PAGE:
Alcoholism is not a moral weakness, but an inborn part of body chemistry that can be inherited. However, inheriting this vulnerability does not necessarily determine one’s destiny.
It is well established that alcoholism tends to run in families. Genetic factors partially explain this. Environmental factors also significantly influence whether or not an alcohol disorder will manifest itself. Environmental factors such as the influence of friends, stress levels and ease and acceptability of obtaining alcohol may contribute to the possibility or probability that one will develop an alcohol disorder. Other factors may help to protect the same person from an alcohol disorder.
- Children of alcoholics have a 2-4 times greater risk of developing alcoholism than children of non-alcoholics. They are much more likely to begin drinking during adolescence and to develop alcoholism.
- Young people who began drinking before age 15 are four times more likely to develop alcohol dependence and twice as likely to abuse alcohol. The younger the age of drinking onset, the greater the chance that a person at some point in life will develop a clinically defined alcohol disorder. Over 40 percent of persons who begin drinking before age 15 are classified as alcohol dependent, versus 10 percent who began drinking after age 21.
- The converse is also true: The risk for alcohol dependence and alcohol abuse decrease by 14 percent for each increasing year of age of drinking onset.
- People who drink ever-increasing amounts of alcohol, and who become irritable when they don't drink, are clearly at risk for alcoholism.
- Caucasians have the highest rate of alcohol disorders.
- These disorders are more common in men, and men are more likely to be binge drinkers (drinking five or more drinks on one occasion).
- Alcohol disorders are more prevalent in metropolitan areas.
- Alcohol disorders are more common in the more highly educated.
- We also know that there is a relationship between alcohol abuse and depression. The connection between alcohol misuse and attention deficit hyperactivity disorder is becoming more clearly identified, but cause and effect is not yet fully understood.
Alcoholism and alcohol abuse are preventable. Only the tendency is inherited. Education, awareness of causes and outcomes of alcohol disorders, as well as early interventions when a problem is identified, are keys to success in preventing alcohol-related disorders, as well as effectively treating the problem.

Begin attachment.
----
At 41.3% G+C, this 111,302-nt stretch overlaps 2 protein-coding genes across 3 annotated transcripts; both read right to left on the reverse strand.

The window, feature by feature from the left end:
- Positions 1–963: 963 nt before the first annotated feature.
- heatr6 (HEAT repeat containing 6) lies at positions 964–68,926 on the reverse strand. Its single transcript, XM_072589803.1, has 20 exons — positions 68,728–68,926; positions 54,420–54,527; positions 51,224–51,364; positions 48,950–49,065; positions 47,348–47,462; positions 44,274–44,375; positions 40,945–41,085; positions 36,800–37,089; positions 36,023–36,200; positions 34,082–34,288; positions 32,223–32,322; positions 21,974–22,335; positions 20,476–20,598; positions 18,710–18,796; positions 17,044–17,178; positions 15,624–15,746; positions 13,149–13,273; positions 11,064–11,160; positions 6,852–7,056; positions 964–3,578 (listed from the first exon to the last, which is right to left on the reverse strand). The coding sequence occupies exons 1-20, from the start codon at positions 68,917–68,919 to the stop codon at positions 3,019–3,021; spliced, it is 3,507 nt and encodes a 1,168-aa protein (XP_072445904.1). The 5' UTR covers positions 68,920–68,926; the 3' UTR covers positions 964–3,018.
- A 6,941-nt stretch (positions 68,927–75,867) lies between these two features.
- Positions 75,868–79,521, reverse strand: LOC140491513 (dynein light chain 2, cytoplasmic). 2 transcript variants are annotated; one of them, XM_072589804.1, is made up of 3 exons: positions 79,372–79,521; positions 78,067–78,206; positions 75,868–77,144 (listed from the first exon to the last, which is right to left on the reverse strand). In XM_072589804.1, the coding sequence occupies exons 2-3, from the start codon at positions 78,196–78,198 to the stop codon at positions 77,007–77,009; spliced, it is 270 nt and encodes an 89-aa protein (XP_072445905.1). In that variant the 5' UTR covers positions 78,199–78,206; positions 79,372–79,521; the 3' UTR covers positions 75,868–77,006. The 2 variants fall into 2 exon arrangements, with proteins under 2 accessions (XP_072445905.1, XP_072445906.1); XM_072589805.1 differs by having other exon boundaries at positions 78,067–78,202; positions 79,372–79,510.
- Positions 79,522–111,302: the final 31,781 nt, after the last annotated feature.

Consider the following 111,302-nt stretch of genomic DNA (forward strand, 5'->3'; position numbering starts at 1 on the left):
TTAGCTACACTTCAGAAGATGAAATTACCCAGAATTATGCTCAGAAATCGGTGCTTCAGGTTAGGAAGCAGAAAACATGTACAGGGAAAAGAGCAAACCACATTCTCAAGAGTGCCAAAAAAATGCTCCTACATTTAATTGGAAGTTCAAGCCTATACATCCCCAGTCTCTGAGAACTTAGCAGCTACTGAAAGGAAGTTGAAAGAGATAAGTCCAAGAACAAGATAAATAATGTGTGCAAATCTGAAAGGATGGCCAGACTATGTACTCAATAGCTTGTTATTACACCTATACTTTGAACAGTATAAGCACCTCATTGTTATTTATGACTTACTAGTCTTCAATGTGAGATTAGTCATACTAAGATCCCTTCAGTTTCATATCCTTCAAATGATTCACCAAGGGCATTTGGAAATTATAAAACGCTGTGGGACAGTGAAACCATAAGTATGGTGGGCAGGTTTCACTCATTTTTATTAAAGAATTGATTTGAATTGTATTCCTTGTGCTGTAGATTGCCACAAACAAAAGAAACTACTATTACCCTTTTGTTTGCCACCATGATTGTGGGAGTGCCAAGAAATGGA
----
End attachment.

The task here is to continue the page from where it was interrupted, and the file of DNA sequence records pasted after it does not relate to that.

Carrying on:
Identifying the early signs of alcohol misuse
A few simple questions can help to determine if your alcohol use may be unhealthy. Ask:
- Am I drinking more than I used to?
- Once I start drinking, am I unable to stop?
- Do I get irritated when I am in a place where I can't drink?
- Do I continue to drink despite negative consequences?
Answering yes to even one of these questions suggests that your alcohol use may be problematic. Seek help. If you answered no to the preceding questions, it may be that you do not have a problem. Not everyone who drinks regularly has a drinking problem. However, you should also strongly consider getting help if you:
- Drink to calm your nerves, forget your worries or reduce depression. • Have lost interest in food.
- Gulp down your drinks fast.
- Lie or try to hide drinking habits.
- Drink alone more often.
- Hurt yourself or someone else because of drinking.
- Were drunk more than three or four times last year.
- Need alcohol to relieve anxiety or feel better.
- Feel irritable, resentful or unreasonable when you are not drinking.
- Have medical, social or financial problems caused by drinking.
Do not let myth stand in the way of seeking help. Alcoholism is a disease, no more a sign of weakness than asthma or diabetes. See your doctor. Reach out for help in the community.
This article is for your information only. It is not meant to give medical advice. It should not be used to replace a visit with a provider. Blue Shield of California does not endorse other resources that may be mentioned here.